Five Ways to Respond to Correction

Most people don’t like being told they are wrong. Most people don’t want to receive a rebuke. Offer reproof to the average person, and that person will think you are being “mean”.

Thankfully, not everyone is average. Some people want to have their errors pointed out, so they can correct them. There is a particular sort of person who wants to receive reproof:

Rebuke a wise man, and he will love you. (Proverbs 9:8)

Holy Scripture is clear. If you love receiving reproof, then you are wise. If you hate receiving reproof, then you are not wise. Simple as that.

Tell a man that he is wrong, or tell a woman she is wrong, and there are at least five potential responses you can expect. Two of these options take the path of wisdom, while three of these options go down the path of folly, destroying relationships.

Option #1: Respond with Gratitude — Repenting

Since a wise person loves to receive correction, the automatic response should always be gratitude. You carefully listen to the reproof, and you honestly consider whether you could improve in that particular way. You are thankful that the other person gave you an opportunity to become more like Christ. With joy and repentance, you immediately seek to change your ways. This is a good, holy, Christian response to correction.

Option #2: Respond with Gratitude — Respectfully Disagreeing

Even in cases where correction is unneeded, the wise person still has gratitude when receiving reproof. When someone brings up a perceived problem, that gives you an opportunity to provide a reasonable explanation, thereby clearing up any misunderstanding. If people were not willing to share their concerns, then you would have no way to offer a proper response. With patient and respectful discussion, you gently disagree with the person who offers you reproof. This, too, is a good Christian response to correction.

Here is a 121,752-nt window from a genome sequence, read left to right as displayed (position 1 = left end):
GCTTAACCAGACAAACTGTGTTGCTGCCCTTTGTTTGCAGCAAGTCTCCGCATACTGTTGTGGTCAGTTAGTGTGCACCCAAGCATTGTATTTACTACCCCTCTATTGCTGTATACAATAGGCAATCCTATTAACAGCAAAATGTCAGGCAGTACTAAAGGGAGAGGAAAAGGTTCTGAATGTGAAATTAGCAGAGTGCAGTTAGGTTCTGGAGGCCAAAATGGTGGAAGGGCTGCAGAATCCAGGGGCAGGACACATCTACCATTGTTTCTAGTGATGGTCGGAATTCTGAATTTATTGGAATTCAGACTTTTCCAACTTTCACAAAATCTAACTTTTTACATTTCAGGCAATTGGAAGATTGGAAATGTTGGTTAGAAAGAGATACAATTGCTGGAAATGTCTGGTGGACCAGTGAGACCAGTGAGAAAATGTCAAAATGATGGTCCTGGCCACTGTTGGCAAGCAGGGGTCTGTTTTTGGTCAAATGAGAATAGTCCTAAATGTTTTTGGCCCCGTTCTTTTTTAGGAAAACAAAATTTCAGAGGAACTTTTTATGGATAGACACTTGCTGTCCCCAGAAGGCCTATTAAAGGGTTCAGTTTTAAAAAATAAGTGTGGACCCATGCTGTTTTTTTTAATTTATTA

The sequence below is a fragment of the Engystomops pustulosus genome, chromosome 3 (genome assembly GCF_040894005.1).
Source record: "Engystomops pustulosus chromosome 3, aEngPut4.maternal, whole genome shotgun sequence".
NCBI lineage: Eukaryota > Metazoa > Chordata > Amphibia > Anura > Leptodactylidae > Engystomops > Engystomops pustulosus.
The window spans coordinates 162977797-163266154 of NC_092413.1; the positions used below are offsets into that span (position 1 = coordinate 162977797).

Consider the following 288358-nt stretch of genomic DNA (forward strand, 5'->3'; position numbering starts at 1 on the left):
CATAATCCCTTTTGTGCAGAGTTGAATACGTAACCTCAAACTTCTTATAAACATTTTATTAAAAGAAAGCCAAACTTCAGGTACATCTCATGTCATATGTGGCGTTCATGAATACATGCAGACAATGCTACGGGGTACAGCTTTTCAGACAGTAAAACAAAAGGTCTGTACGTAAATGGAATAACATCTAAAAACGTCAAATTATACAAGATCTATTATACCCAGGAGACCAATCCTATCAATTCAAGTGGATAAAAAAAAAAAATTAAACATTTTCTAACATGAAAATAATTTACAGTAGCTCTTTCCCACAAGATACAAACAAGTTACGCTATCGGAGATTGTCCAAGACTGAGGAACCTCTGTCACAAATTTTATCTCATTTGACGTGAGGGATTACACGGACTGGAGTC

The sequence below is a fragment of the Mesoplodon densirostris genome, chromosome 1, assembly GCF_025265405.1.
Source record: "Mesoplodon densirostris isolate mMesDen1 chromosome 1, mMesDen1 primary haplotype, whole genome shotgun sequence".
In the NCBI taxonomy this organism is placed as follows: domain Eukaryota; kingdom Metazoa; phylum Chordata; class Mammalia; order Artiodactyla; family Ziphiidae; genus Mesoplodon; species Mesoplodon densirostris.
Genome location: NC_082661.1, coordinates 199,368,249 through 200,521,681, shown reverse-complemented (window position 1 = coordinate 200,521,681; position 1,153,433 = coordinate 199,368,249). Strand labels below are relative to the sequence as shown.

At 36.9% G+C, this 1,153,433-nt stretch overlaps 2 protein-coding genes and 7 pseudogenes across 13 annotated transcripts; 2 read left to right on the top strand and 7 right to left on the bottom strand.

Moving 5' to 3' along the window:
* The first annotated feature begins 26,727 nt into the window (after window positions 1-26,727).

Option #3: Respond with Anger — Arguing

Anger is frequently a symptom of wounded pride. A person responds in anger, thinking that the reproof is undeserved. Or perhaps more frequently, a person responds in anger because the correction *is* deserved. The person is simply not willing to repent. Instead of responding with wise gratitude, the person responds with foolish anger. — Anger is destructive, and it frequently destroys relationships.

Option #4: Respond with Silence — Stewing

Have you ever seen a child pouting quietly in the corner, after getting in trouble? The kid’s face is red with anger. There is no repentance, and there is no arguing. The rebellious child is stewing. Immature adults often respond in a similar way. They are not willing to repent, and they are not willing to gently discuss the disagreement. So they just bottle up their emotions inside, like a pressure cooker. Eventually the pressure has to be relieved, either by repentance, discussion, an angry argument, or by leaving. — Stewing is just a silent form of anger. It is destructive, and it frequently destroys relationships.

Option #5: Respond with Silence — Leaving

Some people are so offended by reproof, that they are willing to destroy relationships in response to it. Tell a man that he is wrong, or tell a woman she is wrong, and the person cuts ties. There are people who leave marriages, leave friendships, and leave churches, merely because they are unwilling to receive correction.  — Leaving is obviously destructive to relationships.